Ever since two enterprising young men turned the City Morgue into a swinging business, people have been dying to get in.
A nebbish of a morgue attendant gets shunted back to the night shift where he is shackled with an obnoxious neophyte partner who dreams of the "one great idea" for success. His life takes a bizarre turn when a prostitute neighbour complains about the loss of her pimp. His partner, upon hearing the situation, suggests that they fill that opening themselves using the morgue at night .
Michael Keaton is great and there are a lot of laughs in this one. It ultimately doesn't separate itself from other 80s comedies, but it's worth watching.
Yet another movie I saw at the drive-in as a very young kid. Back then I thought that Michael Keaton was the coolest guy ever.
Part of the 1982 Project
Film N of March Movie Madness
Whatever happened to Henry Winkler? After playing the iconic role of the Fonze for so long you would have expected him to make the move to the movies gracefully, but for whatever reason it didnt happen, maybe he became typecast or was just plain unlucky. I say typecast, but its weird because in this he is anything but, playing the exact opposite of the Fonze.
Here he plays a dweebish, timid very soft kind of guy who gets pushed around by his boss and his fiancee, and ends up working the night shift at the morgue, which suits him because he prefers the peace and quiet, but his new…
Henry Winkler and Michael Keaton are great.
From my review of the DVD
I first saw Night Shift on TV in a late night broadcast several years ago, found it absorbing and then promptly forgot about it until we found it in the $5 DVD's at Walmart last year. Originally released in 1982, this is the story of Lumley (Winkler), an employee at the New York City Morgue, who had walked away from the intensity of Wall Street. Billy Blaze (Keaton, in his motion picture debut) is hired on and assigned to work the night shift with Lumley. Lumley manages to discount Billy's ideas until he becomes sympathetic to his prostitute neighbor (Long). Together, they take over managing the girls--out of the morgue!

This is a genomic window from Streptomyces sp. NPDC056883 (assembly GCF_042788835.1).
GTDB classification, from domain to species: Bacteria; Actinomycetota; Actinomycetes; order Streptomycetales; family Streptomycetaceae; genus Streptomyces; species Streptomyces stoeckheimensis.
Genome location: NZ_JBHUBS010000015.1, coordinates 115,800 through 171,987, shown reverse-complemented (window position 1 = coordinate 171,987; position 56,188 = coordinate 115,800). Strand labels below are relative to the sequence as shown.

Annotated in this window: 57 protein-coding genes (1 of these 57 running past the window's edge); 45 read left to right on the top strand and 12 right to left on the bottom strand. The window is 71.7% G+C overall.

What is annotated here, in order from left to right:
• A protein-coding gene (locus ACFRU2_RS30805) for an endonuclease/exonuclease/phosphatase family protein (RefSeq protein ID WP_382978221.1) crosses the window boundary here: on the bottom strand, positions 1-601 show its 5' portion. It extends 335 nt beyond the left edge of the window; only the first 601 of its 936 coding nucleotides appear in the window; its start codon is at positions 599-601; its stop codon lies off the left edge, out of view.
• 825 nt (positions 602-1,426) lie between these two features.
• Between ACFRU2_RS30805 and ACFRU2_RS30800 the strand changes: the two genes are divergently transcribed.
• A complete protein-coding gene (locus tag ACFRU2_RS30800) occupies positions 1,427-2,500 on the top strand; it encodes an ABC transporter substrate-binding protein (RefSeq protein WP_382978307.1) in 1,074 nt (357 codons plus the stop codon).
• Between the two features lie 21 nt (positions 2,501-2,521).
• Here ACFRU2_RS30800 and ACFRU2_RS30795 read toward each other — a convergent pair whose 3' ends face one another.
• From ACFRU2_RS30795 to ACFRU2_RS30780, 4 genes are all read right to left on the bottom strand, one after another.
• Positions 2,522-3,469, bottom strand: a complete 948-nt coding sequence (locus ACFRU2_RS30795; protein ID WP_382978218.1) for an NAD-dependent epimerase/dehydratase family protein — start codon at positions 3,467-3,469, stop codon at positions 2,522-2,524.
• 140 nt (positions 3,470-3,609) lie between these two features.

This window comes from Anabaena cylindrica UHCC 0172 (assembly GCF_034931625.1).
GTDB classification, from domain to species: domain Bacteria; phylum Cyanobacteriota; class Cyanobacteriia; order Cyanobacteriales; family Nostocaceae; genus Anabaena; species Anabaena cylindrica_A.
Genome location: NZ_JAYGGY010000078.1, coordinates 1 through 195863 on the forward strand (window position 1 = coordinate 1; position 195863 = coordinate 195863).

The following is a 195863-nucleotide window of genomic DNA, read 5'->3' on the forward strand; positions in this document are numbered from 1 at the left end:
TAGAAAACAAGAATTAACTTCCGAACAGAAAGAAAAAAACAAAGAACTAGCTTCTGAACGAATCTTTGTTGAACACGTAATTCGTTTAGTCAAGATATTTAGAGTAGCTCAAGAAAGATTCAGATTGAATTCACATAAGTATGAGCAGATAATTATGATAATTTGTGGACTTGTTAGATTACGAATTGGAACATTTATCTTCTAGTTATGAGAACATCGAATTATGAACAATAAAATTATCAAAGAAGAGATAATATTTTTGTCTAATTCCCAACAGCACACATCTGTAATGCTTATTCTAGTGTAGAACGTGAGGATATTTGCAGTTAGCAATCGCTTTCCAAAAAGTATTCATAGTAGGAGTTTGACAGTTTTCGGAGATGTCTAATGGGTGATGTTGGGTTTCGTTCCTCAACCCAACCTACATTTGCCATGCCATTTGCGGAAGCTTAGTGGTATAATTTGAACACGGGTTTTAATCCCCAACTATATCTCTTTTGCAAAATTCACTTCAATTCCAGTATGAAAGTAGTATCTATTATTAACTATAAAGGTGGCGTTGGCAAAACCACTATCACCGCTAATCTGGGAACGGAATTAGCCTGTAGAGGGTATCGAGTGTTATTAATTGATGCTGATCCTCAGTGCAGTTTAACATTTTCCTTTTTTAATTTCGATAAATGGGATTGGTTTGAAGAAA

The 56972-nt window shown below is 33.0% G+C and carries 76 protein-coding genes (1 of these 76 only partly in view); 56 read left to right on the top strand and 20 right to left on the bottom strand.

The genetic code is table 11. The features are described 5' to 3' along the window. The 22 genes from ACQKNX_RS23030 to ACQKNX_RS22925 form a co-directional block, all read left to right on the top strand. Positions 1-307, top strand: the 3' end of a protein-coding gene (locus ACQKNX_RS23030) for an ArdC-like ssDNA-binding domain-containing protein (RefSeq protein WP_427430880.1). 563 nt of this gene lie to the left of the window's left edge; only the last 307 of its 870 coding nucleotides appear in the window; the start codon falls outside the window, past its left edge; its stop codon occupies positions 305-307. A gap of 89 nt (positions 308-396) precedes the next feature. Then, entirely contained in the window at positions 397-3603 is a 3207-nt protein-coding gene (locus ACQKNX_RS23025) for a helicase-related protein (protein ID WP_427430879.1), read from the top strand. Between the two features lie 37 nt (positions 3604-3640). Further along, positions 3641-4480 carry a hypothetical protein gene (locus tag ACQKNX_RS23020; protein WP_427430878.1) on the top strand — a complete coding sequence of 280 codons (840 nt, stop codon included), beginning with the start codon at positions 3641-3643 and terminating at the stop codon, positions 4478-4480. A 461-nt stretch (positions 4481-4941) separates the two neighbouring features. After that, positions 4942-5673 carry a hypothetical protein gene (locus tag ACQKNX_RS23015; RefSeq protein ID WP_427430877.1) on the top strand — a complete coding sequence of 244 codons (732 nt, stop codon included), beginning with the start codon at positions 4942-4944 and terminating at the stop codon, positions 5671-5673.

It's fun to see the beginning stages of both Ron Howard as a director and Michael Keaton as an actor here, and even if the movie never reaches past more than just "good", it's a solid watch.
Side Note: Watch closely for a cameo from Kevin Costner.
Night Shift starts out pretty promising, but just goes downhill from there. The only real laughs come from Michael Keaton and a few from a very good acting job by Henry Winkler. Ron Howard has directed better films.
Henry Winkler and Michael Keaton team up as morgue workers who moonlight as pimps, or "love brokers", in a Ron Howard film.
The setup never delivers on the promised comedy and makes an ill directed move towards melodrama. Excessive use of “That’s What Friends Are For” sums up the heavy handed nature of the film.
The Reverence: A frat party in the morgue. Apparently Kevin Costner is even in the background somewhere.